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Monday, April 4, 2011

Giron Defeats Novikov as International Spring Championships Get Underway

©Colette Lewis 2011--
Carson, Calif--

There were way too many matches to follow or even locate Monday as the first round of the ITF Grade 1 International Spring Championships got underway on a warm and sunny day at the Home Depot Center. With 15 courts being used, including the cavernous Stadium Court, from 8 a.m. until 9 p.m., I could have spent my time just getting from match to match, but I decided instead to stay near Court 4, where three of the top four seeds were in action, as well as several of what I considered the best first round matches.

There is a new tournament clubhouse area, more open, with the white canvas replaced by a beige version. The tournament desk is now in a separate room, but the players waiting area still overlooks Court 4, which is really the feature court at the facility.

Girls 18s top seed Vicky Duval was the first big name to take that court, and after cruising through a 6-1 first set against Ha-Young Ji of Korea, looked to be in total control. But Ji raised her level in the second set, took a 5-3 lead and had a set point at 40-30 before Duval reasserted herself, taking the final four games of the set for a 6-1, 7-5 victory.

Duval said she was happy not to go three sets this early in the tournament, especially since she was just a point away from that fate.

"I may have lost my focus a little bit," said the 15-year-old Bollettieri protege, "but I have to give her credit, she earned her points in the second set, and she made me earn mine. I think she got a little too excited when she had a chance to win the set, and I played a good big point."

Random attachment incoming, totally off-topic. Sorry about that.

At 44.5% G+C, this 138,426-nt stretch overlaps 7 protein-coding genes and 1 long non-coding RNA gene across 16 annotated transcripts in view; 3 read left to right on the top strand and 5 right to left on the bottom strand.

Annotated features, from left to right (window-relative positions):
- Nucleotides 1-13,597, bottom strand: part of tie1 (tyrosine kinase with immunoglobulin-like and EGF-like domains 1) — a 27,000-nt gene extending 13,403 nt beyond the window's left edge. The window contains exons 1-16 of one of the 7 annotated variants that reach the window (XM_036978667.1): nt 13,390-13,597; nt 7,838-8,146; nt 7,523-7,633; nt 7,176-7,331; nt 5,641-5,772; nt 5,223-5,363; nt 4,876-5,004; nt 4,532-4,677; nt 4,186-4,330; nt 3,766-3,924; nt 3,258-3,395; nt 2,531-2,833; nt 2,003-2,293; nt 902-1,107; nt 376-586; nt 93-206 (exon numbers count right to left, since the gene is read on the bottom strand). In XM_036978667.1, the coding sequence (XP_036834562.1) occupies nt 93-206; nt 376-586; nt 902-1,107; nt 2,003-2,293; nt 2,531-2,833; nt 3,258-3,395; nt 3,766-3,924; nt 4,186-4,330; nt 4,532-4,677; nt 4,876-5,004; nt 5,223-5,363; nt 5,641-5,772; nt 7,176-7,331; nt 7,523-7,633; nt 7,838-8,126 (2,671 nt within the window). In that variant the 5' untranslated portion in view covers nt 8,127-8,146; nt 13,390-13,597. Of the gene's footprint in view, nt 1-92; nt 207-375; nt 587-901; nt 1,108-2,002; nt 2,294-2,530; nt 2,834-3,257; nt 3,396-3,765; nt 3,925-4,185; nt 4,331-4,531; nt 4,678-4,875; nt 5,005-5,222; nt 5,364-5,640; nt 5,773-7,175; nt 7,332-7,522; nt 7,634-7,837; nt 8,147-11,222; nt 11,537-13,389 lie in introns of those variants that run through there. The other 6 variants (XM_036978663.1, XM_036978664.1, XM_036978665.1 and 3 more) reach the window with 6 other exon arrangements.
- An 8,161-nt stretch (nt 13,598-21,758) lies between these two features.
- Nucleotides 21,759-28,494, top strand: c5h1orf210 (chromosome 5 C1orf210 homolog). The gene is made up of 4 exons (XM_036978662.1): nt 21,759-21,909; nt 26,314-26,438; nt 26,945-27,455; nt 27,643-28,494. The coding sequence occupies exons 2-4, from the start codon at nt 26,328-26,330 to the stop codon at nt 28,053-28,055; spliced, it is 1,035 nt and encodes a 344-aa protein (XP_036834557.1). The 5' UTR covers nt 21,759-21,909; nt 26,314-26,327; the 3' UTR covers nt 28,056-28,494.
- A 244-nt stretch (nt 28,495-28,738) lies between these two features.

No. 2 seed Grace Min beat Alanna Wolff 6-4, 6-2, No. 3 seed Madison Keys defeated Skylar Kuykendall 6-4, 6-0 and No. 4 seed Christina Makarova overcame Desirae Krawczyk 5-7, 6-1, 6-2. Monica Turewicz, the No. 7 seed, fell to Sabrina Santamaria 6-1, 6-3; No. 10 seed Julia Elbaba was bounced by Samantha Crawford 6-0, 6-2; No. 11 seed Hannah King lost to Kyle McPhillips 6-2, 6-2 and No. 16 seed Jennifer Brady was eliminated by Claremont ITF champion Gabby Andrews 6-3, 6-3.

Another Claremont champion on a roll is Marcos Giron, also unseeded at the International Spring Championships, and he too faced a seed in the first round--No. 5 Dennis Novikov. Giron broke Novikov in the opening game of the match, and was rock solid on his own serve the rest of the first set, hitting a high percentage of his first serves, while still going for the heat. Giron also didn't make many errors, which got Novikov talking to himself as Giron's flawless play continued into the second set.